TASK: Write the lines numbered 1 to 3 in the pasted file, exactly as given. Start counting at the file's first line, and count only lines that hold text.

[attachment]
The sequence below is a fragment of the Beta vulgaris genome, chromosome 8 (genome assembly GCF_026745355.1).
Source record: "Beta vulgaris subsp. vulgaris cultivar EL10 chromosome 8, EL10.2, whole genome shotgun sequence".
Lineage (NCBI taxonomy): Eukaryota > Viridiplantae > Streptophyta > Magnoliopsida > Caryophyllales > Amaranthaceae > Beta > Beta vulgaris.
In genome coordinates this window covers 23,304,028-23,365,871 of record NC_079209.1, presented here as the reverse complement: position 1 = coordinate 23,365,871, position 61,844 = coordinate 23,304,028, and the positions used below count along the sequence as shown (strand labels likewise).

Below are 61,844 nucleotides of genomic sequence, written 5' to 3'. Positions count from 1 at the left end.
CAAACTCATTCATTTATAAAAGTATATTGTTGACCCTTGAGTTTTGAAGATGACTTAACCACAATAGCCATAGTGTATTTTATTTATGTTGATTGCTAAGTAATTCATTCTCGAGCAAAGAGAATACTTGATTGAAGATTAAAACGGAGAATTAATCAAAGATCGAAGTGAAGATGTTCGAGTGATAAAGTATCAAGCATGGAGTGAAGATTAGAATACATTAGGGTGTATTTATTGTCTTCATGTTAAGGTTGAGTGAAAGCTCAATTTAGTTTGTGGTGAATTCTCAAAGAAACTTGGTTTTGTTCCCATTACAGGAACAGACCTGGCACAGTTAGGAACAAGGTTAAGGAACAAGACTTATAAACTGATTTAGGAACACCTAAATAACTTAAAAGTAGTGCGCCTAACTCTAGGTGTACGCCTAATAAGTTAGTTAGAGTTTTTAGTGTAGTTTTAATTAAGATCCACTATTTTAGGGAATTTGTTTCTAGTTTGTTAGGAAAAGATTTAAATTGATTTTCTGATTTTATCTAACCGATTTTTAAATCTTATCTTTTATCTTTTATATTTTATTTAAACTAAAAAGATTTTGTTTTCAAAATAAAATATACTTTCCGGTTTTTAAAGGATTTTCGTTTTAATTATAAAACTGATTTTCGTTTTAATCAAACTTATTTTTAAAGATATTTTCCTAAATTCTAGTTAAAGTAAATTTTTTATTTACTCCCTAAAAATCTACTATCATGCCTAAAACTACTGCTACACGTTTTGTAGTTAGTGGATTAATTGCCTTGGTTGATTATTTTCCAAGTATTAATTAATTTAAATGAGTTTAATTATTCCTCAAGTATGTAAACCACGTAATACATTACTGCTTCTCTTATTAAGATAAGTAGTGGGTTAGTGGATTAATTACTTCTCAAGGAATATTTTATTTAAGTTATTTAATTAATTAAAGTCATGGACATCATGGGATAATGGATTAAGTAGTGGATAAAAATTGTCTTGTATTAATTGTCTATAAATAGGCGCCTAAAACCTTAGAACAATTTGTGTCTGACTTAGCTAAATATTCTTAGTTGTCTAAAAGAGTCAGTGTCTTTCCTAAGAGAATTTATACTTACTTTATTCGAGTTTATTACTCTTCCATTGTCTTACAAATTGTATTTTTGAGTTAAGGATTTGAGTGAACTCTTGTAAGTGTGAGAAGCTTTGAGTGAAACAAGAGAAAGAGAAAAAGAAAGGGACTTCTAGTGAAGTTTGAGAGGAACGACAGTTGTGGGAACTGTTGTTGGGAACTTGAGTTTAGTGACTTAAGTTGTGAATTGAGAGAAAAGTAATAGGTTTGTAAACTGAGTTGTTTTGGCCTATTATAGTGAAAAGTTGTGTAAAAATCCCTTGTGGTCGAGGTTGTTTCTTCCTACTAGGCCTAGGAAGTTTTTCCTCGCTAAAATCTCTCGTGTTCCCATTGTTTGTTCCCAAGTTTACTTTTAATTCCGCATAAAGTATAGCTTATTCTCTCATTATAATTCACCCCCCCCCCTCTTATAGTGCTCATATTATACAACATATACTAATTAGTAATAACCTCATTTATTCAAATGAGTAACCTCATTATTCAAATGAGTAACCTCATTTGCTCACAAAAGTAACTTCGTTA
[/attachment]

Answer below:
The sequence below is a fragment of the Beta vulgaris genome, chromosome 8 (genome assembly GCF_026745355.1).
Source record: "Beta vulgaris subsp. vulgaris cultivar EL10 chromosome 8, EL10.2, whole genome shotgun sequence".
Lineage (NCBI taxonomy): Eukaryota > Viridiplantae > Streptophyta > Magnoliopsida > Caryophyllales > Amaranthaceae > Beta > Beta vulgaris.